BALI, Indonesia (AP) The 63rd edition of the Miss World pageant opened Sunday after protests by Muslim hard-liners confined the event to Indonesia's predominantly Hindu resort island of Bali.
The opening ceremony, which was televised to 186 countries, featured Bali's Kecak dance and a parade of all 131 contestants.
Following days of protests by Indonesian hard-line Muslim groups and the rejection of the contest by a leading clerics' organization, the government announced Saturday that it was moving the Sept. 28 final round to Bali. It was initially set to be held in Sentul, on the outskirts of the capital, Jakarta.
Bali is the only Hindu-dominated province in Indonesia, the world's most populous Muslim country.
Controversy over the pageant has been mounting in Indonesia, which has a reputation as a tolerant, pluralist society that respects freedom of expression.
The Indonesia Ulema Council, the country's most influential clerics' organization, and the hard-line groups Hizbut Tahrir Indonesia and Front for Islamic Defenders have urged the government to cancel the event. They have argued that the exposure of skin by women in a competition violates Muslim teachings, even after organizers agreed to cut the bikini competition and instead outfit contestants in more conservative sarongs.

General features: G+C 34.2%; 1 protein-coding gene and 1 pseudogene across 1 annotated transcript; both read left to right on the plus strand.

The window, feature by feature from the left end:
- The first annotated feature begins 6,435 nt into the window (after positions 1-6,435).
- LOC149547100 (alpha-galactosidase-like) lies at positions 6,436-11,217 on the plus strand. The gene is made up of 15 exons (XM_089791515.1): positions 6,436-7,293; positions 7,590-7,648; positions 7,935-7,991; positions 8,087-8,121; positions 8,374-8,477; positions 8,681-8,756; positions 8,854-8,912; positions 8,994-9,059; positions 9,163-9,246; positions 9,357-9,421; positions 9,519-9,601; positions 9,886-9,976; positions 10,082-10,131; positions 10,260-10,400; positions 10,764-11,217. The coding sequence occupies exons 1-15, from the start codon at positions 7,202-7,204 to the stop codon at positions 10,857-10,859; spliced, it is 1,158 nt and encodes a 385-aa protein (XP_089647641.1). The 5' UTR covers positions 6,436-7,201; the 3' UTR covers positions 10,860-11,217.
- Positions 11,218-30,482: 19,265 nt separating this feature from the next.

The chairwoman of the Miss World Organization, Julia Morley, has promised that none of the contestants will wear a bikini. The pageant began in the 1950s, and the first winner was crowned in a two-piece bathing suit.
"We only want to try to find the best way of working together," Morley told a news conference Saturday in Bali.
Most Muslims in Indonesia, a secular country of 240 million people, are moderate, but a small extremist fringe has become more vocal in recent years.
Lady Gaga was forced to cancel her sold-out concert in Indonesia in May following threats by Islamic hard-liners who called her a "devil worshipper." Jennifer Lopez toned down her sexy outfits and dance moves during a show in Jakarta last December.
This story has been automatically published from the Associated Press wire which uses US spellings